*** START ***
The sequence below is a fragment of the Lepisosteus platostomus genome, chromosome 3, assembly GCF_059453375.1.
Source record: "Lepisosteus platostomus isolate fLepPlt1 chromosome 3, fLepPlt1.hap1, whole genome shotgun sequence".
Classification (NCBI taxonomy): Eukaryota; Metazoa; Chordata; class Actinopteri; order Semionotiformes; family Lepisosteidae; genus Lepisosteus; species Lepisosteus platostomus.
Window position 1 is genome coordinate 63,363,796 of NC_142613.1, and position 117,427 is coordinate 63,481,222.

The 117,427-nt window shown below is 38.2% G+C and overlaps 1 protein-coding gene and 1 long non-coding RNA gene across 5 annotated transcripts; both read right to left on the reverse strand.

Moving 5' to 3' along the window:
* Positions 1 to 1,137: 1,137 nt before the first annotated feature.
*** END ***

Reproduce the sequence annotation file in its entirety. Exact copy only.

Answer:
The sequence below is a fragment of the Lepisosteus platostomus genome, chromosome 3, assembly GCF_059453375.1.
Source record: "Lepisosteus platostomus isolate fLepPlt1 chromosome 3, fLepPlt1.hap1, whole genome shotgun sequence".
Classification (NCBI taxonomy): Eukaryota; Metazoa; Chordata; class Actinopteri; order Semionotiformes; family Lepisosteidae; genus Lepisosteus; species Lepisosteus platostomus.
Window position 1 is genome coordinate 63,363,796 of NC_142613.1, and position 117,427 is coordinate 63,481,222.

The 117,427-nt window shown below is 38.2% G+C and overlaps 1 protein-coding gene and 1 long non-coding RNA gene across 5 annotated transcripts; both read right to left on the reverse strand.

Moving 5' to 3' along the window:
* Positions 1 to 1,137: 1,137 nt before the first annotated feature.